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Table Tennis General Information
and History of Table Tennis

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All About Table Tennis.com. The History of Table Tennis. Site has no author stated and no contact information.

All You Need to Know About Table Tennis from megaspin.net. Introduction to Table Tennis, Terms A-Z, Equipment, Strokes, Facts, Tips and Tricks, Where to play, Rules, Events, Multimedia (Games and Video Clips), Links, Rankings, Articles, Forum.

Asian artists in ascendancy. "Table tennis originated in England at the end of the 19th Century as an upper class pastime before slowly spreading around the globe to become the world's largest participation sport."

Australian Table Tennis in the 1980's and beyond from PongWorld.

BBC documentary to uncover Table Tennis History. News from ITTF.

BBC Sport - Olympics 2004 -Table Tennis - History. DID YOU KNOW? China won all four gold medals in Sydney, as well as three silvers and one bronze.

Beginner's Guide to Table Tennis - Introduction by Greg Letts, About.com.
What is the Objective of the Game of Table Tennis/ Ping-Pong?
A Brief History of Table Tennis/Ping-Pong.

Benefits / Table Tennis: Anybody, Anytime, Anywhere by Alan Williams, from Spin Info, Killerspin Table Tennis. "As a non-contact sport, using a ball that weighs only a few grams, table tennis is practically a risk-free sport . . . Table tennis, when played competitively, has an impressive list of physical benefits, the most obvious of which is eye-hand coordination . . . Improved reflexes result because of the fast-paced nature of the sport over very short distances. Both gross and fine muscle movements are improved . . . Table tennis is accurately described as 'high-speed chess'. The mental alertness encouraged by the sport's tactical challenges is particularly good for seniors . . . Table tennis is available year-round as a social outlet. It is one of the few sports in which size, age, and sex are irrelevant competitive factors. This aspect has led to its adoption as the world's most popular life sport . . ."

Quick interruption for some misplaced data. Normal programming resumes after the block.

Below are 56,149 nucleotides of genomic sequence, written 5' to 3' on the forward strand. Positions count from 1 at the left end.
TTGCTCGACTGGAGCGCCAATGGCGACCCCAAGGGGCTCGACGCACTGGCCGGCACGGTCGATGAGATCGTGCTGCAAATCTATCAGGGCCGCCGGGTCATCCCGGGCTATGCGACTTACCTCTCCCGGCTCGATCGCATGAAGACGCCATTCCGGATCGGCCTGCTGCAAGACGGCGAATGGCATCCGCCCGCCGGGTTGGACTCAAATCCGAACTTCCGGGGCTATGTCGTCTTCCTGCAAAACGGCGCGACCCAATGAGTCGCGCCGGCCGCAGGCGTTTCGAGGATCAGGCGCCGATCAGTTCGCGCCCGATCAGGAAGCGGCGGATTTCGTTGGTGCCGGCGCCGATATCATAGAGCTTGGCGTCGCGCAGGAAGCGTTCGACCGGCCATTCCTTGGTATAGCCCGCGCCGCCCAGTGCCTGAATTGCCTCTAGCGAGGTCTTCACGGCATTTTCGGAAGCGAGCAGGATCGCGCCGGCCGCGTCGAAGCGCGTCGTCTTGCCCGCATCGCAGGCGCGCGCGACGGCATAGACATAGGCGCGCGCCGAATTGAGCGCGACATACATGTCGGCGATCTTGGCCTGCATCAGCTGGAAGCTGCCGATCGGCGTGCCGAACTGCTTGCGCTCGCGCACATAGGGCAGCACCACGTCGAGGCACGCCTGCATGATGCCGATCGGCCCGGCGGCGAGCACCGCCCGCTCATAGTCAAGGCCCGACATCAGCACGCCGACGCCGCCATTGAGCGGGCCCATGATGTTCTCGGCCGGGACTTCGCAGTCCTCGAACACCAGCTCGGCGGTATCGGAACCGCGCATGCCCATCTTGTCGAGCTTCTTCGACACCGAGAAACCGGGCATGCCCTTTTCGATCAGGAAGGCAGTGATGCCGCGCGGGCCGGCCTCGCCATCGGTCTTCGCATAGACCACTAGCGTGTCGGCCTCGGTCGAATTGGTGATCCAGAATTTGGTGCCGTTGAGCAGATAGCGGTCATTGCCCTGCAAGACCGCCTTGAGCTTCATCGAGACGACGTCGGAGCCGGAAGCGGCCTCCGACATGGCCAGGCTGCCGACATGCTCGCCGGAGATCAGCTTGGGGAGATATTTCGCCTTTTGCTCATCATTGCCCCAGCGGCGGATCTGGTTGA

Canadian Table Tennis Association (CTTA) Current Ratings. Click on name of player to see List of all events in which player participated, Year of Birth, Event name, Date, Win, Loss, and Points. Approximately 1800 names listed.

A Comprehensive History of Table Tennis presented by the ITTF Museum.

Equipment from masatenisi.org. Blade and Rubber comparisons and characteristics, ITTF Authorized Rubber List, 40 mm Balls, Tables, Floor Coverings, Nets, and Glues.

Equipment Needed to Play Table Tennis/ Ping-Pong from Greg Letts of About.com.
Other helpful advice from Greg Letts include:
Choosing Your Table Tennis Blade
Top Ten Table Tennis Beginner Blades
How to Seal Your Table Tennis Blade with a step-by-step Video Guide
How to Choose Your First Table Tennis/ Ping-Pong Paddle
Table Tennis Rackets - Choosing Between Pre-Made and Custom Setups: Off the Shelf vs Custom Built
Protecting Your Ping-Pong Paddle - Looking After Your Table Tennis Racket
How to Clean Your Table Tennis Racket
Table Tennis/ Ping-Pong Ball Recommendations and Rants
Picking a Ping-Pong Table / Choosing a Table Tennis Table.

Government of Canada Announces Funding for Table Tennis Schools Program. News Release from Canadian Heritage, August 12, 2009. Table Tennis Canada / Tennis de table: $540,900.00.

The History of Ping Pong: The Origins of the Great Game of Table Tennis by Mike Lancaster, AthleticScholarships.net. "The name 'Ping-Pong' was invented by the English firm J. Jaques and Son at the end of the 1800's, and later trademarked in the United States by Parker Brothers the board game company."